Infections And Serratia – Klebsiella – Enterobacter

Klebsiella, Enterobacter and Serratia are closely related members of the physiological intestinal flora, which rarely result in normal hosts to disease.

Infection with Klebsiella, Enterobacter and Serratia are often acquired nosocomial and occur with reduced resistance to disease, especially in patients. Most Klebsiella, Enterobacter, and Serratia cause a variety of infections, including bacteremia, postoperative wound infections, intravascular catheter infections and infections of the respiratory or urinary tract infections that manifest as pneumonia, cystitis or pyelonephritis and develop into lung abscesses, empyema, bacteremia and sepsis can, as follows:

Klebsiella, Enterobacter and Serratia are closely related members of the physiological intestinal flora, which rarely result in normal hosts to disease. Infection with Klebsiella, Enterobacter and Serratia are often acquired nosocomial and occur with reduced resistance to disease, especially in patients. Most Klebsiella, Enterobacter, and Serratia cause a variety of infections, including bacteremia, postoperative wound infections, intravascular catheter infections and infections of the respiratory or urinary tract infections that manifest as pneumonia, cystitis or pyelonephritis and develop into lung abscesses, empyema, bacteremia and sepsis can, as in the following: a Klebsiella pneumonia is a rare and serious illness with dark brown or johannisbeergeleeartigem sputum, Lungenabszessbildung and empyema, most commonly found among diabetics and alcoholics. Serratia, especially S. marcescens has a greater affinity for the urinary tract. Enterobacter infections caused most frequently nosocomial, but can otitis media cause cellulite and neonatal sepsis. Antibiotics based on the results of susceptibility testing Treatment is with cephalosporins of the third generation, cefepime, carbapenems, fluoroquinolones, piperacillin / tazobactam or aminoglycosides. However, as some isolates are resistant to multiple antibiotics, sensitivity testing is required. Klebsiella strains producing extended spectrum beta-lactamase (ESBL), can develop resistance to cephalosporins during treatment, particularly with ceftazidime; ESBL these strains are in variable degree by beta-lactamase inhibitors (eg. B. sulbactam, tazobactam, clavulanate) inhibited. Carbapenemase-producing species of K. pneumoniae (KPC) have been isolated internationally and in the US, which makes the treatment of some infections very problematic. Ceftazidime / Avibactam (a new beta-lactamase inhibitor) has activity against KSK isolates. Enterobacter strains may be resistant to most beta-lactam antibiotics, including third-generation cephalosporins; the beta-lactamase enzyme which they produce is not inhibited by the usual betalactamase inhibitors (clavulanic acid, tazobactam sulbactam). However, these strains Enterobacter can be prone to carbapenems (e. As imipenem, meropenem, ertapenem). Carbapenemase-resistant Enterobacteriaceae have also been discovered. In certain cases, ceftazidime / Aviabactam, tigecycline and colistin possibly may be the only available active antibiotics.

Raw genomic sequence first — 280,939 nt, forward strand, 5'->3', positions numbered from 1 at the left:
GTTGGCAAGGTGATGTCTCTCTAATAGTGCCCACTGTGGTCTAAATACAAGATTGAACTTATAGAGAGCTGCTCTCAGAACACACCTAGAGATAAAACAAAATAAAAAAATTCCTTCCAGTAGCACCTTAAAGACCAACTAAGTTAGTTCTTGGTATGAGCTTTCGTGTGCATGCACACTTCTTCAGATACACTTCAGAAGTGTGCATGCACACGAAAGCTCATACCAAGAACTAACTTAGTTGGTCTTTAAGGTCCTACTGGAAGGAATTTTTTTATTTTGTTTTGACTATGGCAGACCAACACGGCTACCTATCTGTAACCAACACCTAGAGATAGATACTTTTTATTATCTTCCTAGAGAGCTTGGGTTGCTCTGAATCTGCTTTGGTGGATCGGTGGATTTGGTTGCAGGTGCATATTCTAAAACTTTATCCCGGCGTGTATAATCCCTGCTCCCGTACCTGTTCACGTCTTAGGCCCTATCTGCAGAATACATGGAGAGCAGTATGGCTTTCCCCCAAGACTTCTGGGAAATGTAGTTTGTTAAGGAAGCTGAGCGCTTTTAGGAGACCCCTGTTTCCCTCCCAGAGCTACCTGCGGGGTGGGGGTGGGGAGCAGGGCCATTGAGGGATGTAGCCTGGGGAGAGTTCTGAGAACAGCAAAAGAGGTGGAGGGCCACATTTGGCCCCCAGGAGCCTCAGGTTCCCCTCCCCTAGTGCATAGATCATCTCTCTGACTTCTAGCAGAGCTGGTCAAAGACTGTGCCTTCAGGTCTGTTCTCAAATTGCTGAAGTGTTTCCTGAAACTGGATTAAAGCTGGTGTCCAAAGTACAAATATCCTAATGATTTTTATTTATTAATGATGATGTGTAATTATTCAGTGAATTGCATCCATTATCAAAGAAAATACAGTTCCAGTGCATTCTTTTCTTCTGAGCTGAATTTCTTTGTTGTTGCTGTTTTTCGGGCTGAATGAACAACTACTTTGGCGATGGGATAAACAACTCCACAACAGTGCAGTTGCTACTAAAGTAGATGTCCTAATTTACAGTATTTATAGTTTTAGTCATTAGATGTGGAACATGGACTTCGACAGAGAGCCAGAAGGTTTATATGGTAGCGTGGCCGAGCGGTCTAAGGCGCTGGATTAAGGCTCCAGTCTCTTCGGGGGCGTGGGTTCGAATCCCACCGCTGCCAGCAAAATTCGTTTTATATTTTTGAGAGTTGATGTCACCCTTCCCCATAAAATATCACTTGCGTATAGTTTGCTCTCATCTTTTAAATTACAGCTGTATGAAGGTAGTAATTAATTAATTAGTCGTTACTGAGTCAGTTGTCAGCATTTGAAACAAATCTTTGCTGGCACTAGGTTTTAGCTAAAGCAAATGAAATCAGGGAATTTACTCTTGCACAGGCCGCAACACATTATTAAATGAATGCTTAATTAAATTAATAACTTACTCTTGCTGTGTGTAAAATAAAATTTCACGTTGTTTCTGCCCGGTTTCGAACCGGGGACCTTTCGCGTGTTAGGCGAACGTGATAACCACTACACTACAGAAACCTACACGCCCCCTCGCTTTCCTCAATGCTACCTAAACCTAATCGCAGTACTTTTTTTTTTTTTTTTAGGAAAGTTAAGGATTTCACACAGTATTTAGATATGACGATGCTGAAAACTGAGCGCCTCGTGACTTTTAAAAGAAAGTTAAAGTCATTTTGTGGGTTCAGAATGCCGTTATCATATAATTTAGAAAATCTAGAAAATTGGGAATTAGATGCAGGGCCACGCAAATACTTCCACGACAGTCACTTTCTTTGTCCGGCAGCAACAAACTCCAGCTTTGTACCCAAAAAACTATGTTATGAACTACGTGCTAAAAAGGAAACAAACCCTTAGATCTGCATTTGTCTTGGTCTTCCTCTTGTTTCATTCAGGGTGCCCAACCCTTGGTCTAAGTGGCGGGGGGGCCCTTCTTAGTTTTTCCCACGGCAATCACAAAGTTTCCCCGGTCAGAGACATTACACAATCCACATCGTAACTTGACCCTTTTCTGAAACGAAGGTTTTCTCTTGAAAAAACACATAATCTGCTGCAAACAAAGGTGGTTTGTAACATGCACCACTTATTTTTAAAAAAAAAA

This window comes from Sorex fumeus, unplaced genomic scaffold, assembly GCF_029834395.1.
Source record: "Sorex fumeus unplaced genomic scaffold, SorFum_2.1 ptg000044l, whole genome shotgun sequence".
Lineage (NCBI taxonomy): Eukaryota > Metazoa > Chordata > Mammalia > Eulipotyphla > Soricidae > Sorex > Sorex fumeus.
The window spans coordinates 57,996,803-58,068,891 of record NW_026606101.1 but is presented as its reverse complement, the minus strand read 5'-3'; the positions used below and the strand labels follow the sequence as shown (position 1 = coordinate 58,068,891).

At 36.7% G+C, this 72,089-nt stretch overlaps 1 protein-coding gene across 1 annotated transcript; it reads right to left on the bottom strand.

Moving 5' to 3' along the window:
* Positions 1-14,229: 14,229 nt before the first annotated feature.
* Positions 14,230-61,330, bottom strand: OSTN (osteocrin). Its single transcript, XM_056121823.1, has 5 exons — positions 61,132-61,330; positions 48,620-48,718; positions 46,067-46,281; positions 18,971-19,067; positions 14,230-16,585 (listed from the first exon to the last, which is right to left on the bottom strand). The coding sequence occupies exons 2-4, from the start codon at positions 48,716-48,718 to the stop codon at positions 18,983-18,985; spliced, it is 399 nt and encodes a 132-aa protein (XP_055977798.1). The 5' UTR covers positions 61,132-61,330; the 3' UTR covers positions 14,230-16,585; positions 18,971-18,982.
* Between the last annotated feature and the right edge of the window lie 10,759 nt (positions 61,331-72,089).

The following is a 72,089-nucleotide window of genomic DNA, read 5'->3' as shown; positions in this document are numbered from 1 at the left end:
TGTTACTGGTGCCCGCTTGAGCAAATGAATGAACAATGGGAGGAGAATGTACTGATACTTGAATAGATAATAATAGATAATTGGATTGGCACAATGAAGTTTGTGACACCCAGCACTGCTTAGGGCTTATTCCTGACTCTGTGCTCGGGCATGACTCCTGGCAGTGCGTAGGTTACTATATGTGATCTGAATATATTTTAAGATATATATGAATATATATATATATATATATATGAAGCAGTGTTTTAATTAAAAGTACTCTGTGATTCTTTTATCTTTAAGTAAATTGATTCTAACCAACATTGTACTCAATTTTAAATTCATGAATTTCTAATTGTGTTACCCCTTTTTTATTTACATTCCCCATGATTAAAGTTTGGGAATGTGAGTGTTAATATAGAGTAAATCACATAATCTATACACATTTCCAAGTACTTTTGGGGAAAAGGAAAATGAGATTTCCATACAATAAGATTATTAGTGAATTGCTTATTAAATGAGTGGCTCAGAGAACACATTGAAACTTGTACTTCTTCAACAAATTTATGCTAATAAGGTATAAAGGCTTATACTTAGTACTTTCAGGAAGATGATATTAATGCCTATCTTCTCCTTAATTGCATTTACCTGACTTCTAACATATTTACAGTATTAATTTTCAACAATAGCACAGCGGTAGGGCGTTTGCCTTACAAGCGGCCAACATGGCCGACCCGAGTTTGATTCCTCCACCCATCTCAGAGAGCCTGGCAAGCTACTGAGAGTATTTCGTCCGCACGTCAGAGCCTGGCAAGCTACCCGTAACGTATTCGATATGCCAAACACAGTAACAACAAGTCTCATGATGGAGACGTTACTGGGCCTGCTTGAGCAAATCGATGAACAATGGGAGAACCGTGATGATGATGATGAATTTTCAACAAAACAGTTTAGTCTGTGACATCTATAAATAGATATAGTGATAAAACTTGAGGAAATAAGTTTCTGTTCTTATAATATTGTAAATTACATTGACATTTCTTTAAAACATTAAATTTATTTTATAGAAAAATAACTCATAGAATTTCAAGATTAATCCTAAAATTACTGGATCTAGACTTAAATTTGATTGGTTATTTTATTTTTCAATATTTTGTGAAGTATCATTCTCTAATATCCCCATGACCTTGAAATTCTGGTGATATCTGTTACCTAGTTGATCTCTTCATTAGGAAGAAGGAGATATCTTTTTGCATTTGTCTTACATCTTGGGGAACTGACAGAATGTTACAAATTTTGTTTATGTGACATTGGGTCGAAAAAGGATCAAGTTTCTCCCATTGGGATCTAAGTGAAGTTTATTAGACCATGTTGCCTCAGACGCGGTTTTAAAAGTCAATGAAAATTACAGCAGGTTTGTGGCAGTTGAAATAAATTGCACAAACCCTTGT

Health Life Media Team

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